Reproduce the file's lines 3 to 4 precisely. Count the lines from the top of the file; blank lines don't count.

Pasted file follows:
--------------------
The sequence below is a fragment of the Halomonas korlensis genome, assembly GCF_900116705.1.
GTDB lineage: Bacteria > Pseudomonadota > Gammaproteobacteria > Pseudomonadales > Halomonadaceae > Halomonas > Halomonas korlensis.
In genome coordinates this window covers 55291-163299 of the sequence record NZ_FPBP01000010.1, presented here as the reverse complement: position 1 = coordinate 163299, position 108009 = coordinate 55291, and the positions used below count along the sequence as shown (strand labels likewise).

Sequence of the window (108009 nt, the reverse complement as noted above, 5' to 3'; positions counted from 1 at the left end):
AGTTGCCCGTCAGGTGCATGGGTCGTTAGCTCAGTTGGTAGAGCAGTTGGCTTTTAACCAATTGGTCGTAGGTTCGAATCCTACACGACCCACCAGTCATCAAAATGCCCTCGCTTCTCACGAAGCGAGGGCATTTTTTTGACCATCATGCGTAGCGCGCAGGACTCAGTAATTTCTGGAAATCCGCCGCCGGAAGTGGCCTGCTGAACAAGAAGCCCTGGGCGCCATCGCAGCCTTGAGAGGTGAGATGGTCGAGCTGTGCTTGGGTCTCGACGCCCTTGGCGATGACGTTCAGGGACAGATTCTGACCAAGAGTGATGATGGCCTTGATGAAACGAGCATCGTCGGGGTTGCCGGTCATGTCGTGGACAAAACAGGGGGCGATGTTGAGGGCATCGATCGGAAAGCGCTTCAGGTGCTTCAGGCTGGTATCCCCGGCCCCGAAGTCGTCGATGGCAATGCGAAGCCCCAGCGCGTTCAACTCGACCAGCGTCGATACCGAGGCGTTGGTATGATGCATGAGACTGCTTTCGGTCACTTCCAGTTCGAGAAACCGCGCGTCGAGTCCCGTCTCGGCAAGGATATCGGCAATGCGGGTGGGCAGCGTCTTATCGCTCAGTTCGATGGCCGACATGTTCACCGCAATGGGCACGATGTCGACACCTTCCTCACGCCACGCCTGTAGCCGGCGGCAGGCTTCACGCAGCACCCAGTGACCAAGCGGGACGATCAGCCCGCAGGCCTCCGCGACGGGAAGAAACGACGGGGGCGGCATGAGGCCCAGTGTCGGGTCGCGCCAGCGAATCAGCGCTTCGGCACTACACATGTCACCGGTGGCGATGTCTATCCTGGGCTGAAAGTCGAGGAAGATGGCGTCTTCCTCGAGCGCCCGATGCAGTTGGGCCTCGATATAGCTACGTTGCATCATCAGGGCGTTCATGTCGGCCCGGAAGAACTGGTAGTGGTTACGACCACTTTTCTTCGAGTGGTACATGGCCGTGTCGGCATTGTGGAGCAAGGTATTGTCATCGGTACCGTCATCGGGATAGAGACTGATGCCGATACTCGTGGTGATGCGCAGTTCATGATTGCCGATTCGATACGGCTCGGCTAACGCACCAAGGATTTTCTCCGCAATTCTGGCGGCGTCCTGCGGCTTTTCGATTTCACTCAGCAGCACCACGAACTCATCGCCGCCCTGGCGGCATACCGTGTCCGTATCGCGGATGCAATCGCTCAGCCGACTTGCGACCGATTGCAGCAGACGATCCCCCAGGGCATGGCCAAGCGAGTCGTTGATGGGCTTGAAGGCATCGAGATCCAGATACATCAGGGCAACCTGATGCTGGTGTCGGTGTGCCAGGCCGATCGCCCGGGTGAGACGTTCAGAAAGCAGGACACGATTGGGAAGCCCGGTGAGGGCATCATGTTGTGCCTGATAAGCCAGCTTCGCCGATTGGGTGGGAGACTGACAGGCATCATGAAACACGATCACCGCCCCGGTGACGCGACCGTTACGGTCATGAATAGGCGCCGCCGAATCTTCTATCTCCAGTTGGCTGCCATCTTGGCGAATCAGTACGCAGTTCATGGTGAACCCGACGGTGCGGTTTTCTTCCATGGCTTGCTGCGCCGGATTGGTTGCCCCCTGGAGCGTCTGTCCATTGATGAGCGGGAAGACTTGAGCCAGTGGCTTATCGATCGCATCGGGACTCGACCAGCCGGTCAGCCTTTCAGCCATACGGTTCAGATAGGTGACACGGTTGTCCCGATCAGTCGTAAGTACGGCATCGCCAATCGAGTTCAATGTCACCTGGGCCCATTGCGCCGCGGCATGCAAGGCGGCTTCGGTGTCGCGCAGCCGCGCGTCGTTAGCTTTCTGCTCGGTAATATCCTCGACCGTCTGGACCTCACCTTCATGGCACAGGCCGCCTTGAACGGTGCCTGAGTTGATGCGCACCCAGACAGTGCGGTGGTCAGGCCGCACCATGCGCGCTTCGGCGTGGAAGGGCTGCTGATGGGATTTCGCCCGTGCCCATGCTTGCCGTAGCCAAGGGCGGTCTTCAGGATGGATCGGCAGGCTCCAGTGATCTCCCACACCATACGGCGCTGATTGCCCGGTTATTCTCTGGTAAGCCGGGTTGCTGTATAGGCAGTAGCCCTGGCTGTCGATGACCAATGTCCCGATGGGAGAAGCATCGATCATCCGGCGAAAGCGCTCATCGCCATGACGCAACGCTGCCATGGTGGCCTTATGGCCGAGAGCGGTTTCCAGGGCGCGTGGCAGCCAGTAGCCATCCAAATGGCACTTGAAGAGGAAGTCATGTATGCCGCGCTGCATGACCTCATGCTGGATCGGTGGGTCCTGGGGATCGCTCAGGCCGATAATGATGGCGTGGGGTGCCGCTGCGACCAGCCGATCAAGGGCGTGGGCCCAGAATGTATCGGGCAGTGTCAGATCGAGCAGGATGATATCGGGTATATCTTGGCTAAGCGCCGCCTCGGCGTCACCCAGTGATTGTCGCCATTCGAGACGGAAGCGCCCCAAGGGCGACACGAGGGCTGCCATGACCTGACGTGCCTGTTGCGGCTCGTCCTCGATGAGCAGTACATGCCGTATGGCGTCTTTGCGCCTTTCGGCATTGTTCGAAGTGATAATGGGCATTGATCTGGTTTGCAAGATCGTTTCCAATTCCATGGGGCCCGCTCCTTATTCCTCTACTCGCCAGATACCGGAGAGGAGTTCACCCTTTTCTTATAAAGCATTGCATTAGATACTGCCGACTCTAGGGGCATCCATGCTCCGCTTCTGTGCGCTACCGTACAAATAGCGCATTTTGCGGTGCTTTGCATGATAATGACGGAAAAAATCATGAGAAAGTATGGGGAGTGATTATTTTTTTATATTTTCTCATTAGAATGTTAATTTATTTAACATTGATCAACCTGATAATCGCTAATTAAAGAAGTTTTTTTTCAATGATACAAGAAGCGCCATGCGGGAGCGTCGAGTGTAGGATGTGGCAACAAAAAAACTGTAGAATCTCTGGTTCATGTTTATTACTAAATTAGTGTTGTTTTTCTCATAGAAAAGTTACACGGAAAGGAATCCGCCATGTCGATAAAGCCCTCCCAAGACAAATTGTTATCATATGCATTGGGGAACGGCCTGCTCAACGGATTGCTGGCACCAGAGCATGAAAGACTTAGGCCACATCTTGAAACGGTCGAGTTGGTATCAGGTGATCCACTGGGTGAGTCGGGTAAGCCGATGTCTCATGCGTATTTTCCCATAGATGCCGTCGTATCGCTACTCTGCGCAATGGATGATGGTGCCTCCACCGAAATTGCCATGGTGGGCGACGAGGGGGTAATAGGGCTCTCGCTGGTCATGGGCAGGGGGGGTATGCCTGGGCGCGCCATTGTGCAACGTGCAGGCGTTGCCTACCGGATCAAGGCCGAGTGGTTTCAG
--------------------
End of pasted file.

In genome coordinates this window covers 55291-163299 of the sequence record NZ_FPBP01000010.1, presented here as the reverse complement: position 1 = coordinate 163299, position 108009 = coordinate 55291, and the positions used below count along the sequence as shown (strand labels likewise).

Sequence of the window (108009 nt, the reverse complement as noted above, 5' to 3'; positions counted from 1 at the left end):